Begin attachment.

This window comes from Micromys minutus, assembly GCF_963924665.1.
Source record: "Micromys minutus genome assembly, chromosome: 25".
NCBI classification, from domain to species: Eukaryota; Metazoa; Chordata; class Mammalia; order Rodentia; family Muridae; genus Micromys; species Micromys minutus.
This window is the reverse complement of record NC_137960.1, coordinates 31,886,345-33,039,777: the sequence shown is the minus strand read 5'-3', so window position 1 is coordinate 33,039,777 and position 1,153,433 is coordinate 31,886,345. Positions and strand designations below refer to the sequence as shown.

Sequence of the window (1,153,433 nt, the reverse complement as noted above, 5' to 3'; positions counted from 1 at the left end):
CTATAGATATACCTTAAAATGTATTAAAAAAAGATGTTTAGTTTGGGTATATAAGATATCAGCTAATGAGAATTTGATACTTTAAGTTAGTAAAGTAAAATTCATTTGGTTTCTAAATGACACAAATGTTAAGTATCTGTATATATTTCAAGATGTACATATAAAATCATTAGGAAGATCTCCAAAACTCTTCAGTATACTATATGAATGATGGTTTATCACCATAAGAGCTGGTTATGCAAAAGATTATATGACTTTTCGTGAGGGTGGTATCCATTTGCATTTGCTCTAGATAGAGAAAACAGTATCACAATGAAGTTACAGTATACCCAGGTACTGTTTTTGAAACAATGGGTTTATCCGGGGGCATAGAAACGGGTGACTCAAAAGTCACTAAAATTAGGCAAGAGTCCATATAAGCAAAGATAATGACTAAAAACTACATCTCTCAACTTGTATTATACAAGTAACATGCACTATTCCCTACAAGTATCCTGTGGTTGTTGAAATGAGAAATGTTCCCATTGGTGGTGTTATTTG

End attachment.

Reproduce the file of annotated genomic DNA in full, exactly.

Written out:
This window comes from Micromys minutus, assembly GCF_963924665.1.
Source record: "Micromys minutus genome assembly, chromosome: 25".
NCBI classification, from domain to species: Eukaryota; Metazoa; Chordata; class Mammalia; order Rodentia; family Muridae; genus Micromys; species Micromys minutus.
This window is the reverse complement of record NC_137960.1, coordinates 31,886,345-33,039,777: the sequence shown is the minus strand read 5'-3', so window position 1 is coordinate 33,039,777 and position 1,153,433 is coordinate 31,886,345. Positions and strand designations below refer to the sequence as shown.

Sequence of the window (1,153,433 nt, the reverse complement as noted above, 5' to 3'; positions counted from 1 at the left end):
CTATAGATATACCTTAAAATGTATTAAAAAAAGATGTTTAGTTTGGGTATATAAGATATCAGCTAATGAGAATTTGATACTTTAAGTTAGTAAAGTAAAATTCATTTGGTTTCTAAATGACACAAATGTTAAGTATCTGTATATATTTCAAGATGTACATATAAAATCATTAGGAAGATCTCCAAAACTCTTCAGTATACTATATGAATGATGGTTTATCACCATAAGAGCTGGTTATGCAAAAGATTATATGACTTTTCGTGAGGGTGGTATCCATTTGCATTTGCTCTAGATAGAGAAAACAGTATCACAATGAAGTTACAGTATACCCAGGTACTGTTTTTGAAACAATGGGTTTATCCGGGGGCATAGAAACGGGTGACTCAAAAGTCACTAAAATTAGGCAAGAGTCCATATAAGCAAAGATAATGACTAAAAACTACATCTCTCAACTTGTATTATACAAGTAACATGCACTATTCCCTACAAGTATCCTGTGGTTGTTGAAATGAGAAATGTTCCCATTGGTGGTGTTATTTG